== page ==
This can best be summed up as a local play for local people. Peter McEnery and his wife Julia St John are residents of West Sussex and have produced a fascinating chronicle of the genesis of Leonard Bernstein’s Chichester Psalms. The show consists entirely of the correspondence between Walter Hussey, Dean of Chichester Cathedral in the 60’s and patron of the arts, and Leonard Bernstein. Directed by Julia St John, Peter McEnery portrays both men in a piece that consists entirely of the texts of the letters between the two men as the Chichester Psalms is commissioned, written and performed.
There is a similarity between this piece and 84 Charring Cross Road. A stack of letters does not seem at first to have much dramatic potential. However, not only are these letters beautifully written but they also tell you much about the writers. On the surface you could not find two more diverse characters and yet initially each writer manages to say just enough to intrigue the other. One can imagine that the last thing Leonard Bernstein expected in 1964 was a letter from the Dean of an English Cathedral commissioning a work for a festival he would never have heard of (The southern Cathedrals Festival). What he would also have been unaware of at the time, was that this mild mannered English cleric has form when it came to persuading major artists to produce work for the church. Britten, Finzi and Tippet, Auden Moore and Sutherland as well as Chagall had all accepted commissions. It took a nudge or two for Hussey to get a response, but Hussey was a dab hand at exerting pressure without seeming to.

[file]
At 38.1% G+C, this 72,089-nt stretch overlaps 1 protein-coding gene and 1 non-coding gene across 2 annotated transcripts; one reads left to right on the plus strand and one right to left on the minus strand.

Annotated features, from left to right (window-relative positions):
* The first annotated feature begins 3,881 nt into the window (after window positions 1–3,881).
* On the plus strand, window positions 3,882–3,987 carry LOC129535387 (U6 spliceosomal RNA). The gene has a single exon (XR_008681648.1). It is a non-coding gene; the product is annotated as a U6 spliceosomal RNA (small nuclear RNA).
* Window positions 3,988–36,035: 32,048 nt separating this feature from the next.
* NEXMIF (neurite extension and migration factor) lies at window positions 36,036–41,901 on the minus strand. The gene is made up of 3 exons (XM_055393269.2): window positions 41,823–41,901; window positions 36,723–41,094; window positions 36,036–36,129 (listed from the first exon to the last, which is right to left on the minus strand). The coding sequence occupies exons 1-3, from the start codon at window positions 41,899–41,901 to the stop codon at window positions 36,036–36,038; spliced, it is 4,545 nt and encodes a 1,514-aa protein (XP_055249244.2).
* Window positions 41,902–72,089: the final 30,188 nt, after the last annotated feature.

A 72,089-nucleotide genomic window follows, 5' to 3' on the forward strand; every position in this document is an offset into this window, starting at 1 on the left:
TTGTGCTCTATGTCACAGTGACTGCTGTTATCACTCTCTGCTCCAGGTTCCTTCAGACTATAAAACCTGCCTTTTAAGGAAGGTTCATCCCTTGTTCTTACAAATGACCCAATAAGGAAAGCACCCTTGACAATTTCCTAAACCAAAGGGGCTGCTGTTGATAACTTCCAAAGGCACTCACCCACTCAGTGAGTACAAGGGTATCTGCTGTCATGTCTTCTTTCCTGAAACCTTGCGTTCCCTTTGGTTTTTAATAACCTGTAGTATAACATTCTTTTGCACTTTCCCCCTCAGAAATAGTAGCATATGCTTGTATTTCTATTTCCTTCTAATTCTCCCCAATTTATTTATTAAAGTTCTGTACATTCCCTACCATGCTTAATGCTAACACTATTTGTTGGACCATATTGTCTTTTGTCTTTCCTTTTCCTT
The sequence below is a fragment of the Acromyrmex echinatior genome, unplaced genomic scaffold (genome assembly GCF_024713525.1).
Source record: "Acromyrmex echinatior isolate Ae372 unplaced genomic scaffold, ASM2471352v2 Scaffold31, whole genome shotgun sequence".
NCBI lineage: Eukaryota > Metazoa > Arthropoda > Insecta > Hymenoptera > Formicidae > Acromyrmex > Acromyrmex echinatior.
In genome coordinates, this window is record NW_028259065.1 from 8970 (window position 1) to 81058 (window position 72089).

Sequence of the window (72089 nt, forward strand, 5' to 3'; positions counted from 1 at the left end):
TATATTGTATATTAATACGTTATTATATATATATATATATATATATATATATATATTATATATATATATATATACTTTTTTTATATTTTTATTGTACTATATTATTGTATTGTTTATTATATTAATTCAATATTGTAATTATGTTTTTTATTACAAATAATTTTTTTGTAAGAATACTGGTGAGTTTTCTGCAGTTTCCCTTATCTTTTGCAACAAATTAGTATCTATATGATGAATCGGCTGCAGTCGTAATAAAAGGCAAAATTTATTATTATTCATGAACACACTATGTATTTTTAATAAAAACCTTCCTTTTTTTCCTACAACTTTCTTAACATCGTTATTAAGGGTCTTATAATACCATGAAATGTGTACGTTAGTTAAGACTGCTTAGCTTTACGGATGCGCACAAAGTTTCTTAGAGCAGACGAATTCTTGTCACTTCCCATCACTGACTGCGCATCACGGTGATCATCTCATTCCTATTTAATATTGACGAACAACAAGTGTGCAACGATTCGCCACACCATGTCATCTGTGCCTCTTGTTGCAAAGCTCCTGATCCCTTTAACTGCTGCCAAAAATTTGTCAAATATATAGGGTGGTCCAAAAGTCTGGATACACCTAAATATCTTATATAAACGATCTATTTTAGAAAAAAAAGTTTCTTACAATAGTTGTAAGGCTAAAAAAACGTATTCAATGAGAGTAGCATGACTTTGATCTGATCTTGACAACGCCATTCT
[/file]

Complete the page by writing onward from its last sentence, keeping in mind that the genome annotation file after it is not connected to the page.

Once Bernstein was hooked the tone of the letters softened and became more informal, and as in Helen Hanft’s account, a close relationship developed between the two correspondents to a point where a meeting in the flesh was inevitable. Bernstein delivered on time – just, and brought his family to Chichester in 1965 for the first performance. Except that it wasn’t quite the first performance. In order to keep the great man onside, Hussey had had to yield to a request to preview Chichester Psalms with the New York Philharmonic a few weeks earlier. Bernstein and his wife stayed with Hussey at the Deanery and judging by the ensuing letters this was a magical few days for both men.
What brought these two disparate personalities together was a common theme: a heartfelt belief in the intrinsic goodness of men and humanity. Both men were compassionate and pacific and although from different religions and cultures found common ground in this extraordinary musical setting of some of the Psalms of David in the original Hebrew.
The show ends with the text of one more letter, but this one written by neither man. This was a letter written to Bernstein by Jackie Kennedy just days after the assassination of her brother-in-law Bobby. The text is a wonderful testimony to the power of music to express the unsayable and to be both memorial and cathartic at the same time.